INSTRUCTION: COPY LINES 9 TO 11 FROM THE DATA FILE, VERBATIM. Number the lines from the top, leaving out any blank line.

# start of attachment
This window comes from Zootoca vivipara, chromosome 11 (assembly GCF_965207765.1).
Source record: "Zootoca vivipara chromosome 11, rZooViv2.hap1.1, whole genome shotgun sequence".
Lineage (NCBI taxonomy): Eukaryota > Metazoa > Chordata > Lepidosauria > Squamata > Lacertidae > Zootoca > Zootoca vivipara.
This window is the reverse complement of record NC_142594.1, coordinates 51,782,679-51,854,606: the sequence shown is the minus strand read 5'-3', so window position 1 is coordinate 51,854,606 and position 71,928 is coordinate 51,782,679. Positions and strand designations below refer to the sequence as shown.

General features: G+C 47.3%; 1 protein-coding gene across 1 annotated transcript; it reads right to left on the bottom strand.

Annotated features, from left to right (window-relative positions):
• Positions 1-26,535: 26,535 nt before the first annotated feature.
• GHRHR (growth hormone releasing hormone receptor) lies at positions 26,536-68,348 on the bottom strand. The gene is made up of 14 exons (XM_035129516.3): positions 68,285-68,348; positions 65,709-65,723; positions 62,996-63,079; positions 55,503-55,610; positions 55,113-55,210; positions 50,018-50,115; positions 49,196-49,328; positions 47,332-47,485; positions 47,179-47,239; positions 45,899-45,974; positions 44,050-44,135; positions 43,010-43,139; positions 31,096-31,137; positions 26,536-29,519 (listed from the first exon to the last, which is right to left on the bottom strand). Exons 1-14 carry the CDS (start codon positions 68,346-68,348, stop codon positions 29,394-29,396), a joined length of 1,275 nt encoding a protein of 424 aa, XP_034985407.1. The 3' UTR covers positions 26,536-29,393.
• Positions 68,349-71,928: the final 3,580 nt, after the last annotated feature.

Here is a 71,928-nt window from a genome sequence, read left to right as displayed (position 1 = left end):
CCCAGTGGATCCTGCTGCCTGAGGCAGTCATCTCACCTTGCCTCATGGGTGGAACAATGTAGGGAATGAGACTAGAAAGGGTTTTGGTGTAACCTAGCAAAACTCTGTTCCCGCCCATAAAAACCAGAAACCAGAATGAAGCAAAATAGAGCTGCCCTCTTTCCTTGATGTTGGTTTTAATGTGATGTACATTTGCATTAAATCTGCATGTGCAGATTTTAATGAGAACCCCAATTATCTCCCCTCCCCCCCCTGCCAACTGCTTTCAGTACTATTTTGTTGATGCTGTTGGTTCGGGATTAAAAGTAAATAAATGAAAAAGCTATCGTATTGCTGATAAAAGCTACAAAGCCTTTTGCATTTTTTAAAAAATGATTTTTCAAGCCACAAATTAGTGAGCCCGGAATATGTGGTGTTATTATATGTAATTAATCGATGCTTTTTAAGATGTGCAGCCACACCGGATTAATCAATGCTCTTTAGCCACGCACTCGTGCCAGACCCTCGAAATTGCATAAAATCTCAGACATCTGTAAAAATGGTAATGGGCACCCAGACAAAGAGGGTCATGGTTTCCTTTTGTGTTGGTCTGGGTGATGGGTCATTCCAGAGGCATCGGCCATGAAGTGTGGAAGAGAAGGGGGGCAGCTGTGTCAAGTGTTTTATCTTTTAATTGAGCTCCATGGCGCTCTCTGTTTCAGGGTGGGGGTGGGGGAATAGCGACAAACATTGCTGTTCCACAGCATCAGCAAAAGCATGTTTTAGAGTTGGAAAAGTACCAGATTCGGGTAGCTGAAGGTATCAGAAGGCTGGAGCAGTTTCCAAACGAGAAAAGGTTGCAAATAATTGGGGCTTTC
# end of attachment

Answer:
• Positions 68,349-71,928: the final 3,580 nt, after the last annotated feature.

Here is a 71,928-nt window from a genome sequence, read left to right as displayed (position 1 = left end):
CCCAGTGGATCCTGCTGCCTGAGGCAGTCATCTCACCTTGCCTCATGGGTGGAACAATGTAGGGAATGAGACTAGAAAGGGTTTTGGTGTAACCTAGCAAAACTCTGTTCCCGCCCATAAAAACCAGAAACCAGAATGAAGCAAAATAGAGCTGCCCTCTTTCCTTGATGTTGGTTTTAATGTGATGTACATTTGCATTAAATCTGCATGTGCAGATTTTAATGAGAACCCCAATTATCTCCCCTCCCCCCCCTGCCAACTGCTTTCAGTACTATTTTGTTGATGCTGTTGGTTCGGGATTAAAAGTAAATAAATGAAAAAGCTATCGTATTGCTGATAAAAGCTACAAAGCCTTTTGCATTTTTTAAAAAATGATTTTTCAAGCCACAAATTAGTGAGCCCGGAATATGTGGTGTTATTATATGTAATTAATCGATGCTTTTTAAGATGTGCAGCCACACCGGATTAATCAATGCTCTTTAGCCACGCACTCGTGCCAGACCCTCGAAATTGCATAAAATCTCAGACATCTGTAAAAATGGTAATGGGCACCCAGACAAAGAGGGTCATGGTTTCCTTTTGTGTTGGTCTGGGTGATGGGTCATTCCAGAGGCATCGGCCATGAAGTGTGGAAGAGAAGGGGGGCAGCTGTGTCAAGTGTTTTATCTTTTAATTGAGCTCCATGGCGCTCTCTGTTTCAGGGTGGGGGTGGGGGAATAGCGACAAACATTGCTGTTCCACAGCATCAGCAAAAGCATGTTTTAGAGTTGGAAAAGTACCAGATTCGGGTAGCTGAAGGTATCAGAAGGCTGGAGCAGTTTCCAAACGAGAAAAGGTTGCAAATAATTGGGGCTTTC